## Abstract

In this paper, the inverses of both the elastic constants and the thermal expansion coefficients of anisotropic materials are used to decouple thermo-mechanical deformation using the virtual fields method (VFM). First, a method for inversing and decoupling the thermo-mechanical deformation field under three-point bending loading is proposed based on the VFM. Second, thermo-mechanical coupled deformation of the three-point bending specimen is simulated by means of the finite-element method, and the inverse of the thermo-mechanical elastic constants are used, which agree well with the reference value. Finally, the influences of the noise level on the accuracy of the thermo-mechanical constants from the VFM are discussed. The results will provide a new method for characterizing thermo-mechanical elastic constants and decoupling the thermo-mechanical deformation of anisotropic materials under high-temperature environments.

## 1. Introduction

Both hot structures [1] and high-temperature materials [2–4] are widely used in many engineering fields, such as hypersonic re-entry vehicles, rocket combustion chambers, turbine engines and so on. Owing to the complexity of high-temperature environments and high-temperature deformations, the measurement of high-temperature material parameters and deformations is still a difficult problem to solve when designing and evaluating the strength and lifespan of hot structures. How to characterize the thermo-mechanical deformation field of anisotropic materials is not only an important but also a novel scientific problem.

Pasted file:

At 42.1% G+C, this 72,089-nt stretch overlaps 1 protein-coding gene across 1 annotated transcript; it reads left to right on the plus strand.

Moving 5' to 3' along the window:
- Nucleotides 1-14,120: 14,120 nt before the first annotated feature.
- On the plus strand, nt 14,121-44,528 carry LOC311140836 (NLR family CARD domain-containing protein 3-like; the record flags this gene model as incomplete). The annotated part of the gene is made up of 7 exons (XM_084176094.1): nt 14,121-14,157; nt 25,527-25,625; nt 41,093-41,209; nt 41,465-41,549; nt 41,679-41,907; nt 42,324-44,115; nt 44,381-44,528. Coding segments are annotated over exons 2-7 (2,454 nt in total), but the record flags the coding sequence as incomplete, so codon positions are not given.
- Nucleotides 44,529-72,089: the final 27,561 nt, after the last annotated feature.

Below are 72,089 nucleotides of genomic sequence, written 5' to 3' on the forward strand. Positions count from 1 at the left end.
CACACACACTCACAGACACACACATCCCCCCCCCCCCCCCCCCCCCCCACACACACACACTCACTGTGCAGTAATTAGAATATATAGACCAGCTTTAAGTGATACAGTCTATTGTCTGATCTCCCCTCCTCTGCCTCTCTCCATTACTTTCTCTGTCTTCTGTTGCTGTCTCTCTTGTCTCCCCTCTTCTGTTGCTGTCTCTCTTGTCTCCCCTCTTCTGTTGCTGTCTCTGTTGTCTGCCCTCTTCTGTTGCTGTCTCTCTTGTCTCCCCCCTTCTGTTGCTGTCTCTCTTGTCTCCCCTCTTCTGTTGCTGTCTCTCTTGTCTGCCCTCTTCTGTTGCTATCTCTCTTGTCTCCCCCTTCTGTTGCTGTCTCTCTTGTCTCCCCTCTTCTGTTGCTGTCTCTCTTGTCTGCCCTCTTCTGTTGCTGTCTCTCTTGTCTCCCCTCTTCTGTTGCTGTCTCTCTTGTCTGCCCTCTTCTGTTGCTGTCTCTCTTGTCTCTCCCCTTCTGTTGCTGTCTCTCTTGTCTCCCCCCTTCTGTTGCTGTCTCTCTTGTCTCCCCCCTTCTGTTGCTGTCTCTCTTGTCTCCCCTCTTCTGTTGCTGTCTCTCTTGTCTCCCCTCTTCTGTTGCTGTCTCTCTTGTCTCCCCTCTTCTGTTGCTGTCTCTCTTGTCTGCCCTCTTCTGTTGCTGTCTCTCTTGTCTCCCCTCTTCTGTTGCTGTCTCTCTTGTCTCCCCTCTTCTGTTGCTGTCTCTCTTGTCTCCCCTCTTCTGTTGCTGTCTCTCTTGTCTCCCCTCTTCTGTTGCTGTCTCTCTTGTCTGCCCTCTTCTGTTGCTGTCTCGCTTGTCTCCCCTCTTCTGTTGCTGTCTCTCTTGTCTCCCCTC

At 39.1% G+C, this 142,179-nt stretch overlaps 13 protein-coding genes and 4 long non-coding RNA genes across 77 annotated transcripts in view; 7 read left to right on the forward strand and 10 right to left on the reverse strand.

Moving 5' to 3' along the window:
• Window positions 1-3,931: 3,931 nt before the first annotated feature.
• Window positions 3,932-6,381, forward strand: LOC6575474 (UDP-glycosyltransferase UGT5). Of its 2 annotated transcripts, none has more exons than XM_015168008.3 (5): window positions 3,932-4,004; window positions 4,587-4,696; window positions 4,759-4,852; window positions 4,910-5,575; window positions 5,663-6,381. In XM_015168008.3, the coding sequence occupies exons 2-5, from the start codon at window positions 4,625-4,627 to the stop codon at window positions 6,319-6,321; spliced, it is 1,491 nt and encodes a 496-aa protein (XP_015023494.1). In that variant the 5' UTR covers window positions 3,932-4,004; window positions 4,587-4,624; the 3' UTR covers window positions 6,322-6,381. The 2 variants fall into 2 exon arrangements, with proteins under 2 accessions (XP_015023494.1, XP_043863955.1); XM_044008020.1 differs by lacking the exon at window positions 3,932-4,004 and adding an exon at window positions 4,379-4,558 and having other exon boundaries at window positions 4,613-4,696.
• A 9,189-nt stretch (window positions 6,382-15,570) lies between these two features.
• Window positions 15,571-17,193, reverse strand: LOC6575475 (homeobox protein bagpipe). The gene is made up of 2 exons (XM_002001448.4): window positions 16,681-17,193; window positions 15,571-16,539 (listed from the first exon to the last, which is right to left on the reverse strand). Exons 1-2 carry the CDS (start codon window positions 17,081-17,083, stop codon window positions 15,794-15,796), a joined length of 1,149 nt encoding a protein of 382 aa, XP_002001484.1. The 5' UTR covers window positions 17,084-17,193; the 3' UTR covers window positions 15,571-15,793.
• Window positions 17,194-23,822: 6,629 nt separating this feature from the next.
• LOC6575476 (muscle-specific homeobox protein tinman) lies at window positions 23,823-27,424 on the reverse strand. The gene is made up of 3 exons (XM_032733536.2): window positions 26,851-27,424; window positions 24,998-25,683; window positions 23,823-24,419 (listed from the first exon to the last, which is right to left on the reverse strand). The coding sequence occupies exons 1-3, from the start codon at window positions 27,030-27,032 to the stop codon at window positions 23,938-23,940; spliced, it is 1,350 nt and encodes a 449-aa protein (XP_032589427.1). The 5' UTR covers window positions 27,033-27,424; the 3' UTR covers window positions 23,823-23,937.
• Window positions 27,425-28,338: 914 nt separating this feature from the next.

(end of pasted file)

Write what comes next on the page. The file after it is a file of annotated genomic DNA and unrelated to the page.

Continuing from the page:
The virtual fields method (VFM) [5,6] is a tool for identification based on the principle of virtual work. Grediac *et al.* [7] proposed special virtual fields to determine the orthotropic material parameters using the VFM, and studied the inversion of elastic deformation for the unnotched Iosipescu test [8] and the bending of anisotropic plates [9]. As for the sensitivity analysis of the VFM, Avril *et al*. [10,11] added Gaussian white noise to the actual strain fields simulated by the finite-element method (FEM) for studying the sensitivity of the VFM to the noisy data, which indicated that the optimal virtual field is the ‘maximum-likelihood solution’ with minimal uncertainty. Rossi & Pierron [12] set a cost function to evaluate the influence of the noise for different simulated deformations of the unnotched Iosipescu specimen, and found the best combinations between the length and the material orientation, which were verified using the unnotched Iosipescu experiment [13]. For different constitutive models of engineering materials, Promma *et al*. [14] used a multi-axial mechanical test to identify the constitutive parameters of a Mooney model suitable for hyperelastic materials using the VFM. Palmieri *et al*. [15] estimated the material-dependent parameters with hyperelastic constitutive laws of the Ogden model and second-order Mooney–Rivlin model under planar tension tests by means of the VFM.

High-temperature anisotropic composites have more and more applications in aerospace engineering structures. The corresponding full-field deformation under high temperature can be measured by means of experimental solid mechanics technology, such as high-temperature electronic speckle pattern interferometry [16], high-temperature digital image correlation [17], high-temperature gratings [18] and so on. In fact, the full-field deformations in high-temperature experiments are thermo-mechanically coupled. Furthermore, the traditional measurements of anisotropic thermo-mechanical constants under high temperature need a series of complex experimental conditions. There is a lack of a simple and effective method to determine all the elastic constants and the thermal expansion coefficients of anisotropic composites using one experiment.